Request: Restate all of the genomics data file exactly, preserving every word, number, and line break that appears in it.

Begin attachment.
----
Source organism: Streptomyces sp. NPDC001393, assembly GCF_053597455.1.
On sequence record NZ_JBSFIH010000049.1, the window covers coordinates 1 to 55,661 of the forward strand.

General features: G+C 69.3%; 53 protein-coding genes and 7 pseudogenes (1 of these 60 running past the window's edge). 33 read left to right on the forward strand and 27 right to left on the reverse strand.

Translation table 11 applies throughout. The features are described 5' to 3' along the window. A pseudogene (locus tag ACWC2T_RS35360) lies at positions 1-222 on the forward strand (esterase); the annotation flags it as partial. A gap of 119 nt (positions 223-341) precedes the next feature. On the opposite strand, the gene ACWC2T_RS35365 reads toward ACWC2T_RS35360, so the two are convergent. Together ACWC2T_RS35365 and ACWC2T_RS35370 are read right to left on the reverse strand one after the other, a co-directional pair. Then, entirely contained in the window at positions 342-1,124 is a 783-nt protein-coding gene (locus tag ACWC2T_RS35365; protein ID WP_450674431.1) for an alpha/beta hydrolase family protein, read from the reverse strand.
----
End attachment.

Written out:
Source organism: Streptomyces sp. NPDC001393, assembly GCF_053597455.1.
On sequence record NZ_JBSFIH010000049.1, the window covers coordinates 1 to 55,661 of the forward strand.

General features: G+C 69.3%; 53 protein-coding genes and 7 pseudogenes (1 of these 60 running past the window's edge). 33 read left to right on the forward strand and 27 right to left on the reverse strand.

Translation table 11 applies throughout. The features are described 5' to 3' along the window. A pseudogene (locus tag ACWC2T_RS35360) lies at positions 1-222 on the forward strand (esterase); the annotation flags it as partial. A gap of 119 nt (positions 223-341) precedes the next feature. On the opposite strand, the gene ACWC2T_RS35365 reads toward ACWC2T_RS35360, so the two are convergent. Together ACWC2T_RS35365 and ACWC2T_RS35370 are read right to left on the reverse strand one after the other, a co-directional pair. Then, entirely contained in the window at positions 342-1,124 is a 783-nt protein-coding gene (locus tag ACWC2T_RS35365; protein ID WP_450674431.1) for an alpha/beta hydrolase family protein, read from the reverse strand.